• ischaemic stroke;
  • sexual disorders;
  • stroke

Background and purpose

The present study sought to determine the impact of stroke on sexual function and well-being in a cohort of young ischaemic stroke patients and identify factors associated with impairment.


Over a 2-year period, all patients aged 60 or under with ischaemic stroke or transient ischaemic attack (n = 156) were included. Information on sexual function and well-being was obtained by means of a paper questionnaire mailed to participants 1 year after their stroke. Impaired sexual activity (ISA) was defined as a decline in sexual function and/or satisfaction. Psychological well-being was evaluated on the Hospital Anxiety and Depression Scale (HADS).


The response rate was 67% (n = 104). Thirty of these responders (29%) reported ISA. Patients with ISA had a higher HADS score (19.7 vs. 11.2 in patients with no impairment; P < 0.001), anxiety score (10.0 vs. 6.3; P < 0.001) and depression score (8.7 vs. 4.8; P < 0.001) and were more likely to have left brain lesions (70% vs. 30%; P < 0.001) and use angiotensin-converting enzyme (ACE) inhibitors (73% vs. 31%; P < 0.001) and diuretics (50% vs. 19%; P = 0.003). In a stepwise logistic regression, depression (odds ratio 9.1, 95% confidence interval 2.45−33.46; P = 0.001) and ACE inhibitor use (odds ratio 6.0, 95% confidence interval 2.11−17.28; P = 0.001) were associated with ISA.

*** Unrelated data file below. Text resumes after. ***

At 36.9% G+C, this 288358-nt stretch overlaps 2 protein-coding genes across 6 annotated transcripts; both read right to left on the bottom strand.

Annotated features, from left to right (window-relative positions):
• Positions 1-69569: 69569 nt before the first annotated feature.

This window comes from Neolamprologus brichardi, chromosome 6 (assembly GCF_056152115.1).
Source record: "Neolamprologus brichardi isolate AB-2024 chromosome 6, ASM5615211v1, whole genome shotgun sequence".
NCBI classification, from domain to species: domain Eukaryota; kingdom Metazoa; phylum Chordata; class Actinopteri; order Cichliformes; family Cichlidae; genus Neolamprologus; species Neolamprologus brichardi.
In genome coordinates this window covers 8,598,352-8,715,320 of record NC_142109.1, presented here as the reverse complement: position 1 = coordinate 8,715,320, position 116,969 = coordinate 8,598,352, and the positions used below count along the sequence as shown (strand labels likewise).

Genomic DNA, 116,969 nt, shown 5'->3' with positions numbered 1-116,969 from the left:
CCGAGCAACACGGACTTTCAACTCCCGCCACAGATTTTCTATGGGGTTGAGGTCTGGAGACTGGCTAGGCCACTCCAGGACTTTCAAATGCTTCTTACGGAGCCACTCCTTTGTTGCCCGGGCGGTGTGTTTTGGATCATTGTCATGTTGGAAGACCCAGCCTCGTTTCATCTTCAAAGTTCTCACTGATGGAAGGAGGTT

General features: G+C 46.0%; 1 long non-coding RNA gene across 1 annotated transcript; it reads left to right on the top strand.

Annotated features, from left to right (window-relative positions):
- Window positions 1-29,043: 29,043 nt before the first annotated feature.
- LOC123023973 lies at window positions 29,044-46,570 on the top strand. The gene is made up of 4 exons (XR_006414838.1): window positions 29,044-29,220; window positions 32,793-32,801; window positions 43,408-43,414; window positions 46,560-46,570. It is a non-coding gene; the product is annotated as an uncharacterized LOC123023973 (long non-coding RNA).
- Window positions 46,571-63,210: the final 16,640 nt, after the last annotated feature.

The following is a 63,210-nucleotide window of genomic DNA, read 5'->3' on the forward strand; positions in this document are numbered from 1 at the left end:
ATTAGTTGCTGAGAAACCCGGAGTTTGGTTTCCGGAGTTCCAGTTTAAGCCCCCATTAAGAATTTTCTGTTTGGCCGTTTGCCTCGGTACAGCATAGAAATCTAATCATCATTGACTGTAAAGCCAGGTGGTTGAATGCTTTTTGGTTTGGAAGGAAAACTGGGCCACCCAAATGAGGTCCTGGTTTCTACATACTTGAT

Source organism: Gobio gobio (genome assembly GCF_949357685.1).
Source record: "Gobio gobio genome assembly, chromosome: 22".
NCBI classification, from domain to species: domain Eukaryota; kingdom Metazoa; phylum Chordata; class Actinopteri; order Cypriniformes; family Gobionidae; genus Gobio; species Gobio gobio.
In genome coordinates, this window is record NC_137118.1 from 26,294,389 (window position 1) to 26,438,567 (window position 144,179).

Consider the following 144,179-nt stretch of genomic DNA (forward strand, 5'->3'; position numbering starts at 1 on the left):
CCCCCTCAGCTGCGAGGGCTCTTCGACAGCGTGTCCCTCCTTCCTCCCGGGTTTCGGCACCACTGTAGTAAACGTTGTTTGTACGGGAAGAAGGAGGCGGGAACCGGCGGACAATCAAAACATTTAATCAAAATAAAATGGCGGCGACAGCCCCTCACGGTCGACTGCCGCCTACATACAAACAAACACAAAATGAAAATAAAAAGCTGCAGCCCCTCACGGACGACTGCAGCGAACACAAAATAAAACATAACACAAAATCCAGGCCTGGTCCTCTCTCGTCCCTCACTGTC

Impaired sexual activity was reported by almost one-third of younger patients 1 year after ischaemic stroke. Factors associated with post-stroke ISA may include specific medications and depression rather than the characteristics of the stroke per se.